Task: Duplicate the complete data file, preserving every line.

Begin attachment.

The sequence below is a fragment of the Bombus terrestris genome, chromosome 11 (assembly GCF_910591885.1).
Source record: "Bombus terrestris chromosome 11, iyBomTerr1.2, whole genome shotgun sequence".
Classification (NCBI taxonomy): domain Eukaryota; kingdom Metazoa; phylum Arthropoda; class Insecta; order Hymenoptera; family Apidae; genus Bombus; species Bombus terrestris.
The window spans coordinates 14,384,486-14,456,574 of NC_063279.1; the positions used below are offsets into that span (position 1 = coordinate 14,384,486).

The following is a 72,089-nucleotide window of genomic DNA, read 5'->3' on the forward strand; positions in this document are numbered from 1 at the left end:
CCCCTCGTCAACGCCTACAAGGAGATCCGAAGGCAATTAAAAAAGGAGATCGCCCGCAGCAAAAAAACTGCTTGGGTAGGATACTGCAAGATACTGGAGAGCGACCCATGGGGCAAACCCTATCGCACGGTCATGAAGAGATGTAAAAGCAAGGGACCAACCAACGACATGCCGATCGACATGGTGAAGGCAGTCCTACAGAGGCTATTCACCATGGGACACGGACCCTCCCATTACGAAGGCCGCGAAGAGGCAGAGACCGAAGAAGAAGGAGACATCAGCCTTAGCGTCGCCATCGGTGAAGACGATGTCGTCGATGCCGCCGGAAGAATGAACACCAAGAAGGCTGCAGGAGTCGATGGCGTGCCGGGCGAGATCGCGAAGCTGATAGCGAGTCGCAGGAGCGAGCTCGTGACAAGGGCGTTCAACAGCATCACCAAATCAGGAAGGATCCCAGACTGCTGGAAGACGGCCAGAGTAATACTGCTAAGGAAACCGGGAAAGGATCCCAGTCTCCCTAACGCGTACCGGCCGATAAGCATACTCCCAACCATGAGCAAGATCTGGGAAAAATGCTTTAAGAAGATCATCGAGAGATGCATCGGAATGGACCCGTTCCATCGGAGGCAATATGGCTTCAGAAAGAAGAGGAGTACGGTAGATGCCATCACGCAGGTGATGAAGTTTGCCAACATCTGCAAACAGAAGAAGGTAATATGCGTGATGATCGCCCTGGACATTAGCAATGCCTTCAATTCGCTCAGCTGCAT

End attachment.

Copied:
The sequence below is a fragment of the Bombus terrestris genome, chromosome 11 (assembly GCF_910591885.1).
Source record: "Bombus terrestris chromosome 11, iyBomTerr1.2, whole genome shotgun sequence".
Classification (NCBI taxonomy): domain Eukaryota; kingdom Metazoa; phylum Arthropoda; class Insecta; order Hymenoptera; family Apidae; genus Bombus; species Bombus terrestris.
The window spans coordinates 14,384,486-14,456,574 of NC_063279.1; the positions used below are offsets into that span (position 1 = coordinate 14,384,486).

The following is a 72,089-nucleotide window of genomic DNA, read 5'->3' on the forward strand; positions in this document are numbered from 1 at the left end:
CCCCTCGTCAACGCCTACAAGGAGATCCGAAGGCAATTAAAAAAGGAGATCGCCCGCAGCAAAAAAACTGCTTGGGTAGGATACTGCAAGATACTGGAGAGCGACCCATGGGGCAAACCCTATCGCACGGTCATGAAGAGATGTAAAAGCAAGGGACCAACCAACGACATGCCGATCGACATGGTGAAGGCAGTCCTACAGAGGCTATTCACCATGGGACACGGACCCTCCCATTACGAAGGCCGCGAAGAGGCAGAGACCGAAGAAGAAGGAGACATCAGCCTTAGCGTCGCCATCGGTGAAGACGATGTCGTCGATGCCGCCGGAAGAATGAACACCAAGAAGGCTGCAGGAGTCGATGGCGTGCCGGGCGAGATCGCGAAGCTGATAGCGAGTCGCAGGAGCGAGCTCGTGACAAGGGCGTTCAACAGCATCACCAAATCAGGAAGGATCCCAGACTGCTGGAAGACGGCCAGAGTAATACTGCTAAGGAAACCGGGAAAGGATCCCAGTCTCCCTAACGCGTACCGGCCGATAAGCATACTCCCAACCATGAGCAAGATCTGGGAAAAATGCTTTAAGAAGATCATCGAGAGATGCATCGGAATGGACCCGTTCCATCGGAGGCAATATGGCTTCAGAAAGAAGAGGAGTACGGTAGATGCCATCACGCAGGTGATGAAGTTTGCCAACATCTGCAAACAGAAGAAGGTAATATGCGTGATGATCGCCCTGGACATTAGCAATGCCTTCAATTCGCTCAGCTGCAT